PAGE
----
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4 ways to beat burnout

Posted on August 3, 2022
White background with the word "Burnout" in black bold font with a hole burning through it.

One can’t help but see post after post on LinkedIn about feeling the burn and I’m not talking Bernie Sanders. More and more employees, as well as students, are feeling burned out. And, in all honesty, why wouldn’t we all feel burned out. We have been tugged, pulled, and pushed for 30 months or over 900 days due to COVID. Then add in George Floyd, how could one not feel exhausted after watching the life literally be pushed out of him? And he was not the only one! There were the impeachment hearings, the election, hybrid work, which turned more into 24/7 work, and now there is Monkey Pox and if you get sick, some unspoken expectation has emerged that you just work from home. Finally, the heat - anyone who still denies our planet is heating up due to climate change, must be living 30 feet underground.

Of course, people are burned out!

So, how can we cool off, let ourselves relax, rejuvenate our minds and our bodies?

This may sound a little corny, but I do believe it begins with giving ourselves permission to take a step back and examine or reflect on our current situation. Once we can truly see what we are doing, what we have come to expect of ourselves and what others have come to expect of us over the past 900 days, only then can we take the first step in making substantive changes to squelch the burn!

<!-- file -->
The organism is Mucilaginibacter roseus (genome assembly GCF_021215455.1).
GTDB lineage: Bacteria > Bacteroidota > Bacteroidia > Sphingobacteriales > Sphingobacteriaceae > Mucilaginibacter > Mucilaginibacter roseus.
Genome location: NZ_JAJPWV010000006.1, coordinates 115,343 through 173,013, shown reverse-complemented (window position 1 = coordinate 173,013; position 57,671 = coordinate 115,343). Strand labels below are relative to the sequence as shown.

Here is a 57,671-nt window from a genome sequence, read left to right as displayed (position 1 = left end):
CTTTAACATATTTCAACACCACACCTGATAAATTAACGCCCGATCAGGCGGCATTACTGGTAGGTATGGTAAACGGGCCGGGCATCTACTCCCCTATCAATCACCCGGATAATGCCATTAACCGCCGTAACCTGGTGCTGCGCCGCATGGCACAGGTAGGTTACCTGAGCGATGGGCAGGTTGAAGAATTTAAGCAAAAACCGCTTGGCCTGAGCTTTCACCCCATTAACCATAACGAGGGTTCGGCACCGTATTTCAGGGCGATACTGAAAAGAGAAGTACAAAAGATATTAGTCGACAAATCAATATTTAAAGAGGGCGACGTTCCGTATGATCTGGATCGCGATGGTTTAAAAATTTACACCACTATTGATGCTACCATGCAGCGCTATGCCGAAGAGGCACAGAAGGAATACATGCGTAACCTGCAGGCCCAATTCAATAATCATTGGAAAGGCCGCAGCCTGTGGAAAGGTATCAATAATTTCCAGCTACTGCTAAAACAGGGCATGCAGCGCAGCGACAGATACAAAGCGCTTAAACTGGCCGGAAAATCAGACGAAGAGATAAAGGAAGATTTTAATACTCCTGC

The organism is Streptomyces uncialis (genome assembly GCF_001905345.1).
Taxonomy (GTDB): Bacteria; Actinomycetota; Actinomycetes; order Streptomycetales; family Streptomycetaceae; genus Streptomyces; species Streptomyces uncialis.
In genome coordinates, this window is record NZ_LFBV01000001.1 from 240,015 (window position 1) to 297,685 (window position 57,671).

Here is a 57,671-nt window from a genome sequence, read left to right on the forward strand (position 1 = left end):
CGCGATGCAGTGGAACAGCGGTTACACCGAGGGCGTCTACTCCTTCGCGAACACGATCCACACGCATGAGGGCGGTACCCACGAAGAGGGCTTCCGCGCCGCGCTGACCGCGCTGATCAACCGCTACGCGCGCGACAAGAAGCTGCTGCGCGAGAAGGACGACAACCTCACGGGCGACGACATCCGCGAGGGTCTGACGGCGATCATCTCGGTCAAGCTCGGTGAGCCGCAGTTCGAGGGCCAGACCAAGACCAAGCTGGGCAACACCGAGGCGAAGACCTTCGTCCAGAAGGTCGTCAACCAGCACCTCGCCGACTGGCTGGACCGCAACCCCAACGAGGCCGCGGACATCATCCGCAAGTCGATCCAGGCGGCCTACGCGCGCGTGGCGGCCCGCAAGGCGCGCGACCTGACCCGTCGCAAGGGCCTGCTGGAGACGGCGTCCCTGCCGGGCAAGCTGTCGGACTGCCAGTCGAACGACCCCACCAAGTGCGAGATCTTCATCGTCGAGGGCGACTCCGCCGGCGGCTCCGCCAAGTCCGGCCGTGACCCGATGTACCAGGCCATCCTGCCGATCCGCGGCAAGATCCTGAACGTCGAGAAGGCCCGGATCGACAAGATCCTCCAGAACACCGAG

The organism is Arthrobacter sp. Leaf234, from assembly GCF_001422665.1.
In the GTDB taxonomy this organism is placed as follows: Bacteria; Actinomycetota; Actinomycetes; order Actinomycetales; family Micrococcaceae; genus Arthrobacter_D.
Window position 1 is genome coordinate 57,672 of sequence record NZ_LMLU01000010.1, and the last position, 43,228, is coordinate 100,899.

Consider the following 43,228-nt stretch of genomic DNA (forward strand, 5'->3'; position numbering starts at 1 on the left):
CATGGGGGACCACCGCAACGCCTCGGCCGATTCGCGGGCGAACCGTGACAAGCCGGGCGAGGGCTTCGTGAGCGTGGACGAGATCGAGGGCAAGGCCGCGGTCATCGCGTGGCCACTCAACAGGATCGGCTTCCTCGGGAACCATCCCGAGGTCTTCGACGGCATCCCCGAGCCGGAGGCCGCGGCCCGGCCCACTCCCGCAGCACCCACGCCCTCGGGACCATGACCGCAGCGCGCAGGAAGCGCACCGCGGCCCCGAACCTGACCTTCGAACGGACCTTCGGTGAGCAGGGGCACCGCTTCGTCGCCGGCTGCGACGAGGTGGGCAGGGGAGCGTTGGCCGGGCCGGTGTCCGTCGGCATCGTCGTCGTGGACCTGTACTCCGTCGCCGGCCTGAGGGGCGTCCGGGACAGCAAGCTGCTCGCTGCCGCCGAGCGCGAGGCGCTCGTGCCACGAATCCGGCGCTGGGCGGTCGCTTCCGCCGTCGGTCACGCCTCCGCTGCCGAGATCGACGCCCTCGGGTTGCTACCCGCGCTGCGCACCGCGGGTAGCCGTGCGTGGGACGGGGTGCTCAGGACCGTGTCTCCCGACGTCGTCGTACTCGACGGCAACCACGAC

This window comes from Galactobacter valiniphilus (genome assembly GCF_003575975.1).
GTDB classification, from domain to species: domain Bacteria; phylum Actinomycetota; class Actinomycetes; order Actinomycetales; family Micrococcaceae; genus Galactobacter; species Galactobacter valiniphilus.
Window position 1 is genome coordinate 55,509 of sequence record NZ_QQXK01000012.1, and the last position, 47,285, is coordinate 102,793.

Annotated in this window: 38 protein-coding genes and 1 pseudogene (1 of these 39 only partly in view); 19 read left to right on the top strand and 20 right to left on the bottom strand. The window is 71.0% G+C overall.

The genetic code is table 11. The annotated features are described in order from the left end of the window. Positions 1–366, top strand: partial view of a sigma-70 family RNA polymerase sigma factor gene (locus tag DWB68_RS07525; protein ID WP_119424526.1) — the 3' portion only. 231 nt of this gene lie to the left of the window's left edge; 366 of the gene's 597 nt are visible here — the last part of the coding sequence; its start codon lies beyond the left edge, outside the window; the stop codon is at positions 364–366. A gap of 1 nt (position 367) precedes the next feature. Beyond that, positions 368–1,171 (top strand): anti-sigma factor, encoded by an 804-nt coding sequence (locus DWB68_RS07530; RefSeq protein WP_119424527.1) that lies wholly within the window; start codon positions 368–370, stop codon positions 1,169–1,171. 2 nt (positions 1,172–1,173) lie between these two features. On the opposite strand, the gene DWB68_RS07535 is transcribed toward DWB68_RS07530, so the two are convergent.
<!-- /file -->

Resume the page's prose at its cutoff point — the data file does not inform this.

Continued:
Disengage During Non-Work Hours - While we all have “crunch periods,” you should not be expected to be ON every waking hour of the day. I highly recommend you disengage your work email from your personal phone. It is so easy to get into the habit of checking that email before dinner, after dinner, while having a drink with a friend, before bed, etc. This is not healthy. It prevents your brain from slowing down enough to relax.

Set Boundaries – Whether with your boss, your team or those who report to you, it is important communicate around when you are available and when you are not. This can be a bit trickier with a manager, especially one who expects you to be “on” 24/7. If that is the case, you might consider working with someone in HR to help you navigate those expectations. If you are the manager, then you have more flexibility to establish the ground rules for your team. Setting boundaries gives you the freedom to enjoy your time with family and friends.

Strive for Flexibility – When working from home, everyone should strive to be flexible, which means it should be okay to step away for 30 minutes to run to the pharmacy or drop off your car. The overarching goal should be completing the required work, not simply clocking in and out. Ask for this flexibility, and if you are the manager, then give it.

Sick Days Should be Sick Days - When you are not feeling well, give yourself permission to take a sick day – sleep, drink plenty of fluids, binge watch a TV show – I realize it may be hard to remember what one is supposed to do when they are sick, but we heal faster when we shut down and prioritize the healing process.

Until we practice taking care of ourselves, we will remain exhausted, impatient, and even grouchy. You should not expect others to take care of you, only you can do that. This means you need to be proactive by speaking with your manager or supervisor about finding a good balance between work and your life outside of work. Remember, work should be rewarding and challenging, and you should enjoy your job, but most of life happens outside of work!


Anne Converse Willkomm
Associate Dean, Graduate College
Associate Teaching Professor, Dept. of Communications, College of Arts & Sciences
Drexel University
Posted in professional-development-career-tips, leadership-management-skills